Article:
MEDSCI 303 : Drug Disposition and Kinetics
Medical and Health Sciences
2020 Semester One (1203) (15 POINTS)
Capabilities Developed in this Course
|Capability 1:||Disciplinary Knowledge and Practice|
|Capability 2:||Critical Thinking|
|Capability 3:||Solution Seeking|
|Capability 4:||Communication and Engagement|
|Capability 5:||Independence and Integrity|
|Capability 6:||Social and Environmental Responsibilities|
- Summarise the role of input, distribution, and elimination (IDE) processes on drug concentration and explain how physicochemical properties of drugs relate to pharmacokinetic principles (Capability 1 and 4)
- Explain and apply knowledge of the principles of pharmacokinetics (PK), and its relationship with IDE, to design appropriate dosage regimens and solve PK problems. (Capability 1, 2 and 3)
- Articulate and discuss the patient and environmental factors that influence pharmacokinetics, including the problems encountered with the use of drugs in selected diseases and populations. (Capability 1, 2, 4 and 6)
- Apply scientific reasoning and methods to experimental design and data analysis, and be able to present work appropriately through scientific report writing. (Capability 1, 2, 3 and 5)
- Demonstrate competency of a selected range of skills, including observation and measurement, an appreciation of variability, precision and inaccuracy, data analysis and interpretation. (Capability 1, 2, 3 and 5)
- Explain and demonstrate safe and effective animal handling skills, and discuss the ethical use of animals in pharmacology in the New Zealand context. (Capability 1, 5 and 6)
|Lab Reports||15%||Group & Individual Coursework|
|Quizzes - In lab MCQ tests||12.5%||Individual Coursework|
|Practical - Short Answer lab test||10%||Individual Coursework|
|Final Exam||50%||Individual Coursework|
|Mid Semester Test||12.5%||Individual Coursework|
|Assessment Type||Learning Outcome Addressed|
|Quizzes - In lab MCQ tests|
|Practical - Short Answer lab test|
|Mid Semester Test|
SMS Teaching Hub, Rm 501.002, Ext 83715 firstname.lastname@example.org
Please note: Leslie is employed part time
This course is a standard 15 point course and students are expected to spend 10 hours per week involved in each 15 point course that they are enrolled in and a total of around 150 hours, which includes revision and examination time.
For this course, you can expect a total of 20 hours of lectures, 24 hours of laboratory time, 9 hours of laboratory related tutorials, 2 hours of test revision tutorials, 4 hours of tests/exams, 60 hours of reading and thinking about the content and 31 hours of work on assignments and/or test preparation.
Course materials are made available in a learning and collaboration tool called Canvas which also includes reading lists and lecture recordings (where available).
Please remember that the recording of any class on a personal device requires the permission of the instructor.
Laboratory manuals are provided in either printed or electronic form. Class discussions are facilitated through Piazza, an online discussion forum moderated by teaching staff.
The University of Auckland will not tolerate cheating, or assisting others to cheat, and views cheating in coursework as a serious academic offence. The work that a student submits for grading must be the student's own work, reflecting their learning. Where work from other sources is used, it must be properly acknowledged and referenced. This requirement also applies to sources on the internet. A student's assessed work may be reviewed against online source material using computerised detection mechanisms.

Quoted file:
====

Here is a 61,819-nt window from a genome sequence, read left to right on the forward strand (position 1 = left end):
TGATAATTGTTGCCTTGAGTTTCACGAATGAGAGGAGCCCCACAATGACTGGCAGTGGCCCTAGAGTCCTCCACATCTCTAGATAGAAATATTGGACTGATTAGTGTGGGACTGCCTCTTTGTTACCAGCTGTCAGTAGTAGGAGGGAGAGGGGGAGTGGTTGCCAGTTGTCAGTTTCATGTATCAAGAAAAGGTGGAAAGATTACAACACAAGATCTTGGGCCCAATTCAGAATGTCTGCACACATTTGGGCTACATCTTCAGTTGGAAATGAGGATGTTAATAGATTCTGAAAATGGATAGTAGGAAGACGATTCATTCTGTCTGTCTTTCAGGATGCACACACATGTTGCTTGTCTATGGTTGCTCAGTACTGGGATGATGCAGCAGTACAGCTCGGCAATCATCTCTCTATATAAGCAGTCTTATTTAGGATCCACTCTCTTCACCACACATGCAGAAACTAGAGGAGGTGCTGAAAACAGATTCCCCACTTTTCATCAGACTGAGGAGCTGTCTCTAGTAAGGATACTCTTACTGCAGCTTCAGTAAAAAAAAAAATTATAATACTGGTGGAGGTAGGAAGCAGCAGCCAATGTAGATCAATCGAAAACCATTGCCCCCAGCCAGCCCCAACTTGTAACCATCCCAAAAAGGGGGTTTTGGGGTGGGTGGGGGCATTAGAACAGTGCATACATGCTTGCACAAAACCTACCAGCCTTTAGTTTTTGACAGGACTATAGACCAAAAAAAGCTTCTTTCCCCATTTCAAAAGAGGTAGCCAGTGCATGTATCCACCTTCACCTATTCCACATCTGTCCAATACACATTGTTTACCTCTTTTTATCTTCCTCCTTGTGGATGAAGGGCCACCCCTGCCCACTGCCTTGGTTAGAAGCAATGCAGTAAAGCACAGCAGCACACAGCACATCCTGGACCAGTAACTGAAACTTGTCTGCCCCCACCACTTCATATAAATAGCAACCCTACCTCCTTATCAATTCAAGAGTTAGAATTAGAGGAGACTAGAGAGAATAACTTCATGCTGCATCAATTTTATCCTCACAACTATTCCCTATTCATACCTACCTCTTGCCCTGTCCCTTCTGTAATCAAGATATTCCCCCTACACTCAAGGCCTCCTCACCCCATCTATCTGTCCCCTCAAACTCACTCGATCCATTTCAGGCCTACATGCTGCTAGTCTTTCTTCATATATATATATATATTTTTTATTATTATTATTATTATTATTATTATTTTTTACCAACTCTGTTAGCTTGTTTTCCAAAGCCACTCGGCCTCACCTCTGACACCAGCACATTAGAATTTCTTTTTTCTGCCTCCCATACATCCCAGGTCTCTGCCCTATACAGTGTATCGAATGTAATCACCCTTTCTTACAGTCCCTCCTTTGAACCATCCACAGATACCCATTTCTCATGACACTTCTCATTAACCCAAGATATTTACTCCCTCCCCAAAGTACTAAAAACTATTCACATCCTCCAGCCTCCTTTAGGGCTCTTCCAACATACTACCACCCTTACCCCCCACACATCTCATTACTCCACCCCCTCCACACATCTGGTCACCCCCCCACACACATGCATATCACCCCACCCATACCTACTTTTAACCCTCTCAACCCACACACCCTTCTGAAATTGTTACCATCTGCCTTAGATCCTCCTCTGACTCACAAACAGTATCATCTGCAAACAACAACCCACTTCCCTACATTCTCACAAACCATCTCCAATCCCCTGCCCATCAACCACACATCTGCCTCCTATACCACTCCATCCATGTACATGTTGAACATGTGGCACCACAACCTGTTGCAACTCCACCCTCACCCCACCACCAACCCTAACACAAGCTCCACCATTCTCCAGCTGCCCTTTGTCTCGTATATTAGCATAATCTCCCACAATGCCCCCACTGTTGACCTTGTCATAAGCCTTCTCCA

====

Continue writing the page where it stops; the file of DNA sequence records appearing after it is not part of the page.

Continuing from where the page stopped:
All students are asked to discuss any impairment related requirements privately, face to face and/or in written form with the course coordinator, lecturer or tutor.
Student Disability Services also provides support for students with a wide range of impairments, both visible and invisible, to succeed and excel at the University. For more information and contact details, please visit the Student Disability Services’ website at http://disability.auckland.ac.nz
If your ability to complete assessed coursework is affected by illness or other personal circumstances outside of your control, contact a member of teaching staff as soon as possible before the assessment is due.
If your personal circumstances significantly affect your performance, or preparation, for an exam or eligible written test, refer to the University’s aegrotat or compassionate consideration page: https://www.auckland.ac.nz/en/students/academic-information/exams-and-final-results/during-exams/aegrotat-and-compassionate-consideration.html.
This should be done as soon as possible and no later than seven days after the affected test or exam date.
At the end of every semester students will be invited to give feedback on the course and teaching through a tool called SET or Qualtrics. The lecturers and course co-ordinators will consider all feedback and respond with summaries and actions.
Your feedback helps teachers to improve the course and its delivery for future students.
Class Representatives in each class can take feedback to the department and faculty staff-student consultative committees.
Student Charter and Responsibilities
The Student Charter assumes and acknowledges that students are active participants in the learning process and that they have responsibilities to the institution and the international community of scholars. The University expects that students will act at all times in a way that demonstrates respect for the rights of other students and staff so that the learning environment is both safe and productive. For further information visit Student Charter (https://www.auckland.ac.nz/en/students/forms-policies-and-guidelines/student-policies-and-guidelines/student-charter.html).